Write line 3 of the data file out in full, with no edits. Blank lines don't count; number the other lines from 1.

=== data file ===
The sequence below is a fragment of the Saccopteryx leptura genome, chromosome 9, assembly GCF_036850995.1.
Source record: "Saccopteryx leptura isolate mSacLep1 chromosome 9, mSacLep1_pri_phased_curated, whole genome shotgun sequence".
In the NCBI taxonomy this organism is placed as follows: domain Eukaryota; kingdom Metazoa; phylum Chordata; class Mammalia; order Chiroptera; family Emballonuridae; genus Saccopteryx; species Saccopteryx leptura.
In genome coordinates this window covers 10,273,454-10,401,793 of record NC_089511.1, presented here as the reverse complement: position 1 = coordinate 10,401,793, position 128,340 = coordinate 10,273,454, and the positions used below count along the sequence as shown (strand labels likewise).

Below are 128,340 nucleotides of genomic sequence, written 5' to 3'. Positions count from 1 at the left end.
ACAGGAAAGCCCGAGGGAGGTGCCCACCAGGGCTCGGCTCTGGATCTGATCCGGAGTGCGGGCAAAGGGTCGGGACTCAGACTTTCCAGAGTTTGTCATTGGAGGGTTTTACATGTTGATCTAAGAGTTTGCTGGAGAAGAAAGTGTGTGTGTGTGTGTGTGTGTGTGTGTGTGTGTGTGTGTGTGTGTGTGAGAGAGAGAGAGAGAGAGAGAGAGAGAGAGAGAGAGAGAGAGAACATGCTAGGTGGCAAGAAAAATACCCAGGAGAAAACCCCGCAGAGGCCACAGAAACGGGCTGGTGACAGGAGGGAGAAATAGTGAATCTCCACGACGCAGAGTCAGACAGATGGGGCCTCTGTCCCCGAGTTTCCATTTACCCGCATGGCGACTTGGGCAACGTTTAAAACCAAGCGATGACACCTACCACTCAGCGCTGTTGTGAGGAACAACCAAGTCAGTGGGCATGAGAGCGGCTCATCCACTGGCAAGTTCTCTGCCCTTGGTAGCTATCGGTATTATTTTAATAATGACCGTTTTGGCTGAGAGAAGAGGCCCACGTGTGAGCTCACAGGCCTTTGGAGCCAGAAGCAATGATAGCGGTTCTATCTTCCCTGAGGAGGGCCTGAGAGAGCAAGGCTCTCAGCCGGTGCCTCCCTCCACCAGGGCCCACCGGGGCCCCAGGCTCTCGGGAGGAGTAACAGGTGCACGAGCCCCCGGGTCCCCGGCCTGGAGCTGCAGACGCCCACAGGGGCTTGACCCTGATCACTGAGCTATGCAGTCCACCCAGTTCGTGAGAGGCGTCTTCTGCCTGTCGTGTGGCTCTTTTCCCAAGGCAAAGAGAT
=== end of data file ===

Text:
In the NCBI taxonomy this organism is placed as follows: domain Eukaryota; kingdom Metazoa; phylum Chordata; class Mammalia; order Chiroptera; family Emballonuridae; genus Saccopteryx; species Saccopteryx leptura.